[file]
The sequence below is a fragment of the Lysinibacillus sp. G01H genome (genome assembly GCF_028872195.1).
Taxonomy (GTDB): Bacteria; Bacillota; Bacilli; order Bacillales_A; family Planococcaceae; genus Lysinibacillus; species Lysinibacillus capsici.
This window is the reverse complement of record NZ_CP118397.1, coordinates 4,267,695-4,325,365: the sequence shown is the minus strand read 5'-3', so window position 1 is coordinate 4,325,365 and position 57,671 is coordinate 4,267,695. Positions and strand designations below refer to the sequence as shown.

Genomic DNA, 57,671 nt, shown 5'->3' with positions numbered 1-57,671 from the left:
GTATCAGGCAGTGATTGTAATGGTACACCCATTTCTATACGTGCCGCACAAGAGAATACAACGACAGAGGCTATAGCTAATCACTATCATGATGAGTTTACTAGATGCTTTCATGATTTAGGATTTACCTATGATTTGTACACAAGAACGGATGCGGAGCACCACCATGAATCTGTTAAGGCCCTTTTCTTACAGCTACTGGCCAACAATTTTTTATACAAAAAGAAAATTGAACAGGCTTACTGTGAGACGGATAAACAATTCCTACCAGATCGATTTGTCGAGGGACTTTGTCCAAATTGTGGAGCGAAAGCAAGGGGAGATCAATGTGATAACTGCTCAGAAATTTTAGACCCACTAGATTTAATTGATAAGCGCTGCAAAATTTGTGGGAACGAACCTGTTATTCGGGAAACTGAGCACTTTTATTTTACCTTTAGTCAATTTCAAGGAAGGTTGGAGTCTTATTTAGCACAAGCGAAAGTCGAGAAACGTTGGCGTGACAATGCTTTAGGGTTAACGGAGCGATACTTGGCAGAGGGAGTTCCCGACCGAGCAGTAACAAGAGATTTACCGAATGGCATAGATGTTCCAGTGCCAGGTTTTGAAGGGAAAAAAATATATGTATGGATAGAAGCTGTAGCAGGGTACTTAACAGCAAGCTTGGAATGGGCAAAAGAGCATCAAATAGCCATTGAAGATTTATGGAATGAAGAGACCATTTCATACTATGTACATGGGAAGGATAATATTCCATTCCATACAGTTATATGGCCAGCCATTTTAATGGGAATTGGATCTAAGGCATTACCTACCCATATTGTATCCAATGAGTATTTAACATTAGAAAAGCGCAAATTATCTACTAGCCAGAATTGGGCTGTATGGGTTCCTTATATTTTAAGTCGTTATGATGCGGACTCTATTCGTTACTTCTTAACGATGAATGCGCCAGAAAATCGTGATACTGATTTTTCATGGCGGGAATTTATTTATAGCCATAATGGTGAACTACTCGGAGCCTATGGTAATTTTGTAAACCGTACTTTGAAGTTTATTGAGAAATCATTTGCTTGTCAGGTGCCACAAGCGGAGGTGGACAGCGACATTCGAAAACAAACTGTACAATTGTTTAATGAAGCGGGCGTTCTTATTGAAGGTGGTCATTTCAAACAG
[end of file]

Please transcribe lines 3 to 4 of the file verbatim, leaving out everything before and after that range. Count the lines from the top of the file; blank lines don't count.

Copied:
This window is the reverse complement of record NZ_CP118397.1, coordinates 4,267,695-4,325,365: the sequence shown is the minus strand read 5'-3', so window position 1 is coordinate 4,325,365 and position 57,671 is coordinate 4,267,695. Positions and strand designations below refer to the sequence as shown.

Genomic DNA, 57,671 nt, shown 5'->3' with positions numbered 1-57,671 from the left: